Low-dose tamoxifen, or what many doctors call “Babytam,” can prevent breast cancer recurrence among people with high-risk lesions, such as people with ductal carcinoma in situ (DCIS) or those who have not had breast cancer but are at high risk. Follow-up results presented at the San Antonio Breast Cancer Symposium (SABCS) on December 9 show long-term benefit and could lead to a change in the standard of care for these groups.
The hormonal therapy tamoxifen treats breast cancer and prevents recurrence by blocking estrogen. It is given to people with hormone receptor-positive (HR+) breast cancer or those who are at high risk of developing breast cancer. Tamoxifen belongs to a category of medications called selective estrogen receptor modulators (SERMs).
A standard dose of tamoxifen is usually 20 to 40 mg. daily. At these doses, tamoxifen can cause side effects similar to the ones women have during menopause, such as hot flashes, vaginal dryness, and fatigue. These side effects can worsen quality of life, and in some cases cause people to stop taking the medication despite its powerful impact on prevention. This line of research looks at whether a lower dose might be as effective in preventing cancer without the side effects.
The TAM-01 phase III clinical trial began in 2008. It included 500 participants from 14 sites in Italy. They were all 75 or younger, with a mean age of 54. All had high-risk lesions such as:
- Atypical ductal hyperplasia (ADH) — abnormal cell growth in a breast duct that increases risk of developing DCIS or invasive breast cancer
- Lobular carcinoma in situ (LCIS) — abnormal cell growth in the breast lobules that increases risk of developing invasive breast cancer
- Ductal carcinoma in situ (DCIS) — noninvasive stage 0 breast cancer
The participants were randomized to take 5 mg tamoxifen or placebo, an inactive pill, daily for three years. They were followed for another seven years to see if they developed invasive breast cancer or DCIS. All received quality-of-life check-ins every six months for three years and annual mammograms for the full 10 years.
In 2018, the researchers reported that low-dose tamoxifen reduced breast cancer events (invasive cancer or DCIS) after a median of five years by 52% and contralateral breast cancer (cancer in the breast opposite a breast that had cancer) by 76%. The only side effect reported was one additional hot flash per day compared to the placebo group.
Based on these results, the National Comprehensive Cancer Network began recommending low-dose tamoxifen to prevent recurrence in people with DCIS. In addition, the American Society of Clinical Oncology and the U.S. Preventive Health Services Task Force guidelines now include low-dose tamoxifen as a preventive strategy for high-risk lesions.
The new 2022 report reflects 10 years of follow-up. These results confirm the benefit observed four years ago. There was a 42% overall reduction in breast cancer events. This includes a 32% reduction in ipsilateral (same-side) breast cancer and a 64% reduction in contralateral breast cancer. Among people who had DCIS, there was a 50% lower risk of recurrence with low-dose tamoxifen, suggesting this could be the new standard of care for this group.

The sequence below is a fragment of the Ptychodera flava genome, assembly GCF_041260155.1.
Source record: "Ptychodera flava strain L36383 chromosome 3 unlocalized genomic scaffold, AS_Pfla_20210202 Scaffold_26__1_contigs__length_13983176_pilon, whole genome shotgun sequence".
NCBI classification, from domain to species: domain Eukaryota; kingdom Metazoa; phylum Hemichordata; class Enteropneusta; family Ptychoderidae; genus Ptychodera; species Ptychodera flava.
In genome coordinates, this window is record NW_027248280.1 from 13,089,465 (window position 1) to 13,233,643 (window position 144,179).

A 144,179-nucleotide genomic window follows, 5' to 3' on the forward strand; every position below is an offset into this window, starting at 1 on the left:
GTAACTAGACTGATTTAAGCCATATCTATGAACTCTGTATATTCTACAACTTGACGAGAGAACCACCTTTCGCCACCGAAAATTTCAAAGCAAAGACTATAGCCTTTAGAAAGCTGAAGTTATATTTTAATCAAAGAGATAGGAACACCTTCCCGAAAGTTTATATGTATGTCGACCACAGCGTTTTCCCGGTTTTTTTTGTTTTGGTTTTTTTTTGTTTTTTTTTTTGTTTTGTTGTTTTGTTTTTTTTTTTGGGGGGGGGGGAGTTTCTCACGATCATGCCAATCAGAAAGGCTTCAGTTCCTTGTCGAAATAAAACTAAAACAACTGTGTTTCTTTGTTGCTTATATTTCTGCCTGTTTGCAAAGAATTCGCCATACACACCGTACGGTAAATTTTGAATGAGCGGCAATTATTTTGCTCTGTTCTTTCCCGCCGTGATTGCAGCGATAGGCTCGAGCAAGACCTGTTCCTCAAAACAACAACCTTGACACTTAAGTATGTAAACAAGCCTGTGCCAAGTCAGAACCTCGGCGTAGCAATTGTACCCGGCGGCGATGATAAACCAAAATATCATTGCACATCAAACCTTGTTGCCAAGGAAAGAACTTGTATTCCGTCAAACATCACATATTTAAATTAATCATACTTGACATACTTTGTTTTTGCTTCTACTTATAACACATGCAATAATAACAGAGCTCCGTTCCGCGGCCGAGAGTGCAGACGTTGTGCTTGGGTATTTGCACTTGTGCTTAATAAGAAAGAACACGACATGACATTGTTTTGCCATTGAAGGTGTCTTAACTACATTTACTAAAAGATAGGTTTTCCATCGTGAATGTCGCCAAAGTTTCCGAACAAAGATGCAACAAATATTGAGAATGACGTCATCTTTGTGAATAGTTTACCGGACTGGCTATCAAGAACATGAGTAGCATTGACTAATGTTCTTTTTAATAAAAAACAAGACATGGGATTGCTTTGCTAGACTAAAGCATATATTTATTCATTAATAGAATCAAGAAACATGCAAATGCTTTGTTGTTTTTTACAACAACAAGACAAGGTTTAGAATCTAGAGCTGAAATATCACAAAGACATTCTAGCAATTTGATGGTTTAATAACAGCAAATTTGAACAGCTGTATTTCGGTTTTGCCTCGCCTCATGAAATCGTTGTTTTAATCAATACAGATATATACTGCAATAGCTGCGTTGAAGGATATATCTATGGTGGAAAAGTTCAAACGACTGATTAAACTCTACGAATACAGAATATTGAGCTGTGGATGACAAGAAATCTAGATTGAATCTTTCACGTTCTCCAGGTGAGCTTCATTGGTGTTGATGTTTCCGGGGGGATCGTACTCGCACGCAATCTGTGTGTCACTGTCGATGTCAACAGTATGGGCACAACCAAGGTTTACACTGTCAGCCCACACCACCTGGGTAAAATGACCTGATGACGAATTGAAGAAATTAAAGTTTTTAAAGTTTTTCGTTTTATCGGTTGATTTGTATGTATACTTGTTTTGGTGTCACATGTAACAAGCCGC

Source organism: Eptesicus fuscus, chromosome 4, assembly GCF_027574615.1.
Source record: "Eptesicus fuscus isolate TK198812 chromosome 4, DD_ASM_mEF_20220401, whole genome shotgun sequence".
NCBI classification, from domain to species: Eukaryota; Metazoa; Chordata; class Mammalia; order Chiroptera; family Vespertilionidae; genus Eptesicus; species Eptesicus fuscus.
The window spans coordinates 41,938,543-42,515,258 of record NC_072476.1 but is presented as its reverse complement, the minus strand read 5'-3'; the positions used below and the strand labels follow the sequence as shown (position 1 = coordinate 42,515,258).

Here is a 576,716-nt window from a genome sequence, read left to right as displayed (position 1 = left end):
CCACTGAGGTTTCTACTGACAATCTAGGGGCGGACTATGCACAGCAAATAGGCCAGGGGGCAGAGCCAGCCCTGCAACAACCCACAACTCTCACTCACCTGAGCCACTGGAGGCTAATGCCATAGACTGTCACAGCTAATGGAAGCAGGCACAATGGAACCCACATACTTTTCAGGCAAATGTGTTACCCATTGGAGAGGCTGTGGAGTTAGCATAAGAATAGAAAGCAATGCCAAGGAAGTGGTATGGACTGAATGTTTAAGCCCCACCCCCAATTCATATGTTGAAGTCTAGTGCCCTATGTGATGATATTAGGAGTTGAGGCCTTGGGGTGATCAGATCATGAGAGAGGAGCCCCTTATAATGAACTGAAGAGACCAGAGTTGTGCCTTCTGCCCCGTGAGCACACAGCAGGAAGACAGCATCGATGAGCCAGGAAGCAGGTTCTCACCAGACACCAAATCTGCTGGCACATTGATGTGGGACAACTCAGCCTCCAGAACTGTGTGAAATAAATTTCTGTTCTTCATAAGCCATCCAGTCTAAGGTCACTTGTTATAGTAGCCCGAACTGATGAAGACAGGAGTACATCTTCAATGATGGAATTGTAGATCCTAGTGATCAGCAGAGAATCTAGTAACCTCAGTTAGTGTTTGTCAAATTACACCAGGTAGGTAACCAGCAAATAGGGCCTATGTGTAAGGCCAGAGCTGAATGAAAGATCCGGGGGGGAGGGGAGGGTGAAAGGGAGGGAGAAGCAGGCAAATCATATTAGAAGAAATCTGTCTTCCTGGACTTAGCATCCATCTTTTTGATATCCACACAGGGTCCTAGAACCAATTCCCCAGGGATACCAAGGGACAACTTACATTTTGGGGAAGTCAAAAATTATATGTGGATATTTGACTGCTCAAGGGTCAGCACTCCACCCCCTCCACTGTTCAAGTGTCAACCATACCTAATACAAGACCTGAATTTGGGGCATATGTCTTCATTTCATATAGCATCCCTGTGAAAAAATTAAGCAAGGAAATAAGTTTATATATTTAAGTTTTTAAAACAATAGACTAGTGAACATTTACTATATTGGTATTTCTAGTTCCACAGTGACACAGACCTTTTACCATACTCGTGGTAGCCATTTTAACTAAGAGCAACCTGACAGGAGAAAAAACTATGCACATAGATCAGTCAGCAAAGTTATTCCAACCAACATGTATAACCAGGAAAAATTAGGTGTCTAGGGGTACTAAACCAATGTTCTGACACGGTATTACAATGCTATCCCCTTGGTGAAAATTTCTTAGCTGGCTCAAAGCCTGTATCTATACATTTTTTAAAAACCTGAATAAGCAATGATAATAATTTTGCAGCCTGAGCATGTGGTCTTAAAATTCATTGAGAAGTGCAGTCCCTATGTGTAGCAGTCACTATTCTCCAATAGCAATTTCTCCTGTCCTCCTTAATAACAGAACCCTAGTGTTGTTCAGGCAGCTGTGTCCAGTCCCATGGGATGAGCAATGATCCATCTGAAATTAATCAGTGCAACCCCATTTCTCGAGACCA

Participants experienced no real side effects on low-dose tamoxifen, beyond the slight increase in hot flashes noted in 2018. Unlike full-dose tamoxifen, the 5-mg dose does not increase risk of cataracts or endometrial polyps.
The researchers will continue to analyze these results for specifics such as smoking and menopause status, although the relatively small size of the study makes it hard to look at subgroups. For this reason or due to the racial demographics of Italy, which is 95% white, the presenter did not share any findings related to race or ethnicity.
What this means for you
If you have been told by a doctor that you are at increased risk of breast cancer due to high-risk lesions or DCIS, this study provides important new information about the dose of tamoxifen you can take to prevent breast cancer. If you are already taking a higher dose of tamoxifen for this purpose, with difficult side effects, this may be especially welcome news. Because these results may change the standard treatment for such situations, talk with your healthcare provider about what the news may mean for you.
In a related talk at the 2022 Alamo Advocate Program, Olufunmilayo (Funmi) Olopade, MD, FACP, said that the takeaway message is that “more is not necessarily better,” adding that the 5-mg dose causes almost side effects.
Andrea De Censi, MD, who led the study, suggested that future studies might focus on even smaller doses. He is also interested in studying low-dose tamoxifen versus low-dose exemestane, an aromastase inhibitor, in high-risk postmenopausal women.
It is important to note that the 5-mg dose used in this study is not currently on the market. Dr. De Censi said that taking 10 mg on alternate days could be “a reasonable choice” because the drug stays in the system. If you are considering low-dose tamoxifen, talk with your doctor about your options.
Our 2022 SABCS coverage
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- Enhertu continues to show good results
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- Strengthening cancer care through communication
- Elacestrant on course to gain FDA approval
- Talking about racial disparities, pushing for solutions
- New breast cancer drug targets AKT pathway
- Research looks to avoid overtreatment in early-stage breast cancer
- Ibrance adds no benefit over Faslodex alone
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